Two more shots from my adventures with my Samyang 8mm fisheye last Saturday. A trip on London’s public transport just got a lot more fun.
f/5.6, 1/70, 8mm, ISO 400
For my 365 redux, I have had to resort to 2009 once again, the year of my original 365. I am looking forward to getting past winter so I have more images from which to choose. Anyway, the reality of 365’s demands was just settling in back in 2009 and, on the upside, it was beginning to force me to look hard for images everywhere I went, including the top of the local supermarket’s carpark, and the lights on the ceiling of my kitchen.
My Samyang 8mm fisheye lens (Fuji fit) is one of the best value for money lenses I have. It’s manual focus only, but at 8mm and f/5.6, it’s actually quite hard to make anything out of focus. Paired with my little Fuji X-E1, it’s a cracking set up for taking down into the London Underground. This shot is from Saturday, at Regent’s Park station, on the Bakerloo line. Best to see it larger to appreciate the photoshop fun I had with it after I got home (the clue is in the title).
I was scraping the bottom of the barrel a bit for my 365/12 as it appears I do not often take photos on 12th January! I had only one in the last 7 years (the extent of my digital image-making life). It is from 2009, the year of my real, as opposed to redux, 365. I can only guess that it was a day much like today, wet and miserable, that made me resort to photographing soap.
We have just returned from a visit to New York, city of thronging streets, shadowy tower-canyons and vertiginous perspectives.
View downtown from the ‘Top of the Rock’
As my description above might indicate, there are as many challenges as opportunities for the photographer in this most exciting of cities. We were on holiday, sightseeing and catching up with friends, so photography was near the bottom of the to-do list. I snapped a lot, but had little opportunity to take more considered images. Nonetheless, I can hardly resist sharing a few of my photographs here.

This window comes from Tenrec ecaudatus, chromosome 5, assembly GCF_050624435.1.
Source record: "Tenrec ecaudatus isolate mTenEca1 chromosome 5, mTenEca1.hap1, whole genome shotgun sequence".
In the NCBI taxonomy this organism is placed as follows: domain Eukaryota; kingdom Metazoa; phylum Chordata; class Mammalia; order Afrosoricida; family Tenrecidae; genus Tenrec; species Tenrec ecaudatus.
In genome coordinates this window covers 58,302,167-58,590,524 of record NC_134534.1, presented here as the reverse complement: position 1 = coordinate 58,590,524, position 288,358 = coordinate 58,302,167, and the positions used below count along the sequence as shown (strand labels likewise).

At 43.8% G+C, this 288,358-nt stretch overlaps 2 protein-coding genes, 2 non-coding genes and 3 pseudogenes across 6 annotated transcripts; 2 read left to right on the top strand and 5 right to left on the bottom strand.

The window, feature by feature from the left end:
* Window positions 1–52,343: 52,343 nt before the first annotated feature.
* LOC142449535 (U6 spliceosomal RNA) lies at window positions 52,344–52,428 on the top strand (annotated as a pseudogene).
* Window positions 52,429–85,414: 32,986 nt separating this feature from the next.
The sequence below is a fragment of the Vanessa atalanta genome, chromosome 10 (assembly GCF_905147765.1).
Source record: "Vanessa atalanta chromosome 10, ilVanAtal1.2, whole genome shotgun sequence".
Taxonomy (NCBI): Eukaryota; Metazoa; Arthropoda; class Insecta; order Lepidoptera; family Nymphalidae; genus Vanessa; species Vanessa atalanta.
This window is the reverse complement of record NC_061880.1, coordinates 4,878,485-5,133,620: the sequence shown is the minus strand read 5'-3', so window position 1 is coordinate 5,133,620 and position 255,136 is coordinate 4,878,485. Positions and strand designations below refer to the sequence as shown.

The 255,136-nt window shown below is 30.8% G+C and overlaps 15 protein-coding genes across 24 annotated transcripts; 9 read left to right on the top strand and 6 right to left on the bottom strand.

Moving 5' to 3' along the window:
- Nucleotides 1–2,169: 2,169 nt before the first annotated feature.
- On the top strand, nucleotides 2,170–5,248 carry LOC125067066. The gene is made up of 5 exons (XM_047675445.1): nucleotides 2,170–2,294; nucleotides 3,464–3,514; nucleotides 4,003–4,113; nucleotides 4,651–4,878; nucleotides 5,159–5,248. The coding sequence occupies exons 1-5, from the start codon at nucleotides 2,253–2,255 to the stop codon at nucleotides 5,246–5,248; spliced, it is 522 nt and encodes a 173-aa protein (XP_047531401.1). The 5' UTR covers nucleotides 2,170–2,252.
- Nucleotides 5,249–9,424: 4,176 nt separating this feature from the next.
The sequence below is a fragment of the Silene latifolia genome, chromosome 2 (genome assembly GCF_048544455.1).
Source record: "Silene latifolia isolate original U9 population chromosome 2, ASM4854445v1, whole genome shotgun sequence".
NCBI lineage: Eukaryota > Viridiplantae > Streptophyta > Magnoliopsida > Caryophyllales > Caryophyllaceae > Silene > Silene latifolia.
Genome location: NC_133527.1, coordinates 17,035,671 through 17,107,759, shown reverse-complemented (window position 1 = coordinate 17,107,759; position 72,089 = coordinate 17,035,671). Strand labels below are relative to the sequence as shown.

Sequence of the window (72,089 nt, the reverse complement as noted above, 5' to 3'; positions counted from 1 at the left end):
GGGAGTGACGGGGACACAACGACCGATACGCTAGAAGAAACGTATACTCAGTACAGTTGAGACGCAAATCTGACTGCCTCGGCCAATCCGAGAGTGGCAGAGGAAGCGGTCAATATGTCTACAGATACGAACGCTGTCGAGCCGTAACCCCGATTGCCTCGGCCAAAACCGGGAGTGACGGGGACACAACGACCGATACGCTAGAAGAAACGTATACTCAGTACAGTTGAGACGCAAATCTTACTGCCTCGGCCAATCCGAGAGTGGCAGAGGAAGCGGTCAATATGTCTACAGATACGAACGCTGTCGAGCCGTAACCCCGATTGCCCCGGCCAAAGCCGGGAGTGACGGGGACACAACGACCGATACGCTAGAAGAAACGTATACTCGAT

Balloons over Manhattan
Oh, and in case it isn’t clear, I loved New York. Yes, I know I am not really a city girl, but you’d have to have zero capacity for excitement not to thrill at this amazing, chaotic, adrenaline-fuelled place.
More from the ‘city that never sleeps’ to follow soon.
Venice is such a visual feast. Once you have done with the watery vistas, the colourful reflections, and the people, there is still delight to be had in the smaller details.
Sometimes the more crumbling parts are almost more rewarding than the well maintained. For a while you might be tempted to try to get all the verticals and horizontals in your photos just right until you realise that they were never straight anyway.
I wonder why photographers love the dilapidated so much?
“Il y a, à Venise, trois lieux magiques et secrets : l’un dans la “rue de l’amour des amis”, le deuxième près du “pont des merveilles” et le troisième dans le “sentier des marranes”, près de San Geremia, dans le vieux ghetto. Quand les Vénitiens – parfois ce sont les Maltais – sont fatigués des autorités, ils vont dans ces lieux secrets et, ouvrant les portes au fond de ces cours, ils s’en vont pour toujours vers des pays merveilleux et vers d’autres histoires…”
― Hugo Pratt, Corto Maltese: Fable De Venise
Despite the portability of the Sony NEX-7 I rented over the holidays, it was good to get back to my trusty Canon. Everything is so much more intuitive, at least to this long term Canon shooter. This is a blend of eleven 30 sec exposures taken at dusk on Saturday. Back to NEX images tomorrow.
I thought my photograph of Hampton Court on New Year’s Day 2009 might be suitable for today’s blog, as 2012 draws to a close. It has been a difficult year for me personally but a tremendous year to be British. Tonight I am celebrating in another place rich in British history, Dartmouth in Devon (of which, more another day).
A very brief potted history of New Year’s celebrations: Julius Caesar instituted January 1 as the first day of the year. January is named after Janus, the Roman god with two faces that looked into the past and into the future. Romans celebrated New Year by making sacrifices to Janus, exchanging gifts, decorating their homes and throwing parties. In medieval Europe, Pope Gregory XIII established January 1 as New Year’s Day in 1582. But the celebrations today retain much of their more pagan origins. One ancient tradition that still continues, particularly in Scotland, is ‘first footing’. At midnight, the Old Year is let out through the back door and the New Year let in through the front door. The first person at the New Year to pass over the threshold should bring coal or, more likely(!), whiskey for luck in the year ahead.
Wishing all my blogging friends a very happy New Year.